Commentary

How America Should Respond to North Korea in 5 Steps

As Washington debates how best to respond to North Korea’s fourth nuclear test, it is worth remembering that the Democratic People’s Republic of Korea has been a troublesome actor since its formation in 1948. In that year the Soviet Union placed a young anti-Japanese guerrilla, Kim Il-sung, in charge of what had been its occupation zone on the Korean peninsula after Japan’s surrender. Kim turned his new nation into another Communist dictatorship and talked his mentor, Joseph Stalin, into supporting reunification by conquest. After Washington intervened, only massive Chinese support saved his regime, but he rebounded during the Cold War, eliminating all domestic opposition, playing Moscow and Beijing against each other, and keeping the inter-Korean conflict unpleasantly warm.

Kim’s son and grandson have since turned the regime into a monarchy, with Communist characteristics. The most significant shared legacy may be a nuclear weapons program, which continues to unsettle the region. Although Western intelligence widely disbelieves the DPRK’s claim to have tested a thermonuclear device, or H-bomb, Kim Jong-un has clearly demonstrated that nothing—Chinese objections, talks with South Korea, ongoing economic reform—will dissuade the regime from expanding and improving its nuclear arsenal.

Unsurprisingly, the North’s action has led to widespread wailing, as well as demands for action. Secretary of State John Kerry declared: “We do not and will not accept North Korea as a nuclear armed state.” Alas, no one, least of all the Republican presidential contenders, has good ideas about what to do. But a gaggle of politicians, public officials, analysts and journalists are sure someone must do something.

Nothing the United States can do, at least at reasonable cost, is likely to create a democratic, friendly, non-nuclear DPRK.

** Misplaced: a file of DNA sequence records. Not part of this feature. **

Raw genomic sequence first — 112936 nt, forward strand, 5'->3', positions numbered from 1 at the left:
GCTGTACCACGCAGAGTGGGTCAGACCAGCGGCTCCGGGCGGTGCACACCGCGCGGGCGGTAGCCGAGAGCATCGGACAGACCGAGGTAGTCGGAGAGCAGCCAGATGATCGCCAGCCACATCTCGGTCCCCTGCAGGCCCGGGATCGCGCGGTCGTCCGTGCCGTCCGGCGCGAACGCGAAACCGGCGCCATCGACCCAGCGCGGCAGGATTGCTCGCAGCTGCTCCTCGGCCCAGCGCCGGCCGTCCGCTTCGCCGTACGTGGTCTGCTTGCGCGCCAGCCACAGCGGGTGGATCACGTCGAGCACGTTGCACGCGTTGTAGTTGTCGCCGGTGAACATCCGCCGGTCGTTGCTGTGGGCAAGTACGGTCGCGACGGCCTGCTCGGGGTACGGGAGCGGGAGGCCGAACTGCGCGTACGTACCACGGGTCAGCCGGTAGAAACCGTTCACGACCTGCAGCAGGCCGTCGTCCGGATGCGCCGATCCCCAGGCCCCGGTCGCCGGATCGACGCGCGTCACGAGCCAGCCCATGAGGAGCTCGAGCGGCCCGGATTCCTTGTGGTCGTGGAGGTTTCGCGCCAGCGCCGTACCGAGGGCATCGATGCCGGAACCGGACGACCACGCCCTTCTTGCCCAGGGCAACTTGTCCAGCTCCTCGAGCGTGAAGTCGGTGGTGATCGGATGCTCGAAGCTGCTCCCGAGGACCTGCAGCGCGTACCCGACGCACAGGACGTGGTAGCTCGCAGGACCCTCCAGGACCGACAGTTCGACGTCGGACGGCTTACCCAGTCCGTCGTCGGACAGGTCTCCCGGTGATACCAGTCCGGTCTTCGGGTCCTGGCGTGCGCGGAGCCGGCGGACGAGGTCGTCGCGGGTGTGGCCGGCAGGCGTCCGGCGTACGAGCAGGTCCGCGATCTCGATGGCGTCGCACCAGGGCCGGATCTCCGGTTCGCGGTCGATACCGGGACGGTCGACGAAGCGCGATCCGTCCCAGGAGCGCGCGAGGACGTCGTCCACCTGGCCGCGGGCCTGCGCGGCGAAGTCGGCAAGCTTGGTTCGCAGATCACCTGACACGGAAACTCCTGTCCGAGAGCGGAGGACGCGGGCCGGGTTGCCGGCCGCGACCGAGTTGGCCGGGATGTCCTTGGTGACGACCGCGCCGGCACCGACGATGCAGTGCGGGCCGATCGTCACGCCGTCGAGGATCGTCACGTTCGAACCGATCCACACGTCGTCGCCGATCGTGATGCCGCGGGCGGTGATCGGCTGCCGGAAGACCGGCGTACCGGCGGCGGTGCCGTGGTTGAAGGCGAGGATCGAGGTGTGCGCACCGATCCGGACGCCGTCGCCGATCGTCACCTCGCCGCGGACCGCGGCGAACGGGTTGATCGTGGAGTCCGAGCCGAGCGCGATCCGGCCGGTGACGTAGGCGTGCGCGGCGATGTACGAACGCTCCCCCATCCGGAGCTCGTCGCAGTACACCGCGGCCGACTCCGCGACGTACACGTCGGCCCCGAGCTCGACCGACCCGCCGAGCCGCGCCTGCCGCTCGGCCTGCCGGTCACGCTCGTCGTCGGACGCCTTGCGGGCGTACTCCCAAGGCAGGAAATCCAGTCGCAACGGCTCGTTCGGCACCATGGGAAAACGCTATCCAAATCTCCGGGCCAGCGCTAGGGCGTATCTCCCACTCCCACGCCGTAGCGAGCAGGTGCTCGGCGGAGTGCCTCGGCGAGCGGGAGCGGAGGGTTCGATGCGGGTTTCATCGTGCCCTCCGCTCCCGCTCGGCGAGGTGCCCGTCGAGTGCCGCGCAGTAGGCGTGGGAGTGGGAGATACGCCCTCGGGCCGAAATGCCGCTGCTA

Of course, Pyongyang again ignored “the international community” because “the international community” has no cost-effective means to restrain the DPRK. Although as assistant secretary of defense Ashton Carter advocated military strikes against North Korean nuclear facilities, most people on and off the Korean peninsula don’t believe the answer to a potential war is to start an almost certain war. The costs, especially to the Korean people on both sides of the Demilitarized Zone, likely would be horrific.

Sanctions long have been the West’s go-to answer, and House Foreign Affairs Committee Chairman Ed Royce insisted that “the answer to North Korea’s threats is more pressure, not less.” Congress already was considering three different enhanced sanctions bills before Pyongyang’s test. Moreover, the UN Security Council “strongly” condemned the test and is planning new economic penalties.

But the North has never let public hardship get in the way of its political objectives. The regime survived the starvation death of a half million or more people in a famine almost two decades ago. Mere privation won’t change Pyongyang’s policy and so far the People’s Republic of China has refused to encourage regime collapse by cutting economic ties and eliminating energy and food support. Moreover, Russia, with a newly revived relationship with the DPRK, insisted that any response be “appropriate” and “proportionate.”

Whether there ever was a chance to negotiate away the North’s nascent nuclear program may be impossible to know. But virtually no one believes the Kim regime is willing to eliminate existing weapons developed at high cost. There may be a deal to strike, such as limiting future nuclear activities. But diplomacy isn’t going to make the peninsula nuclear-free.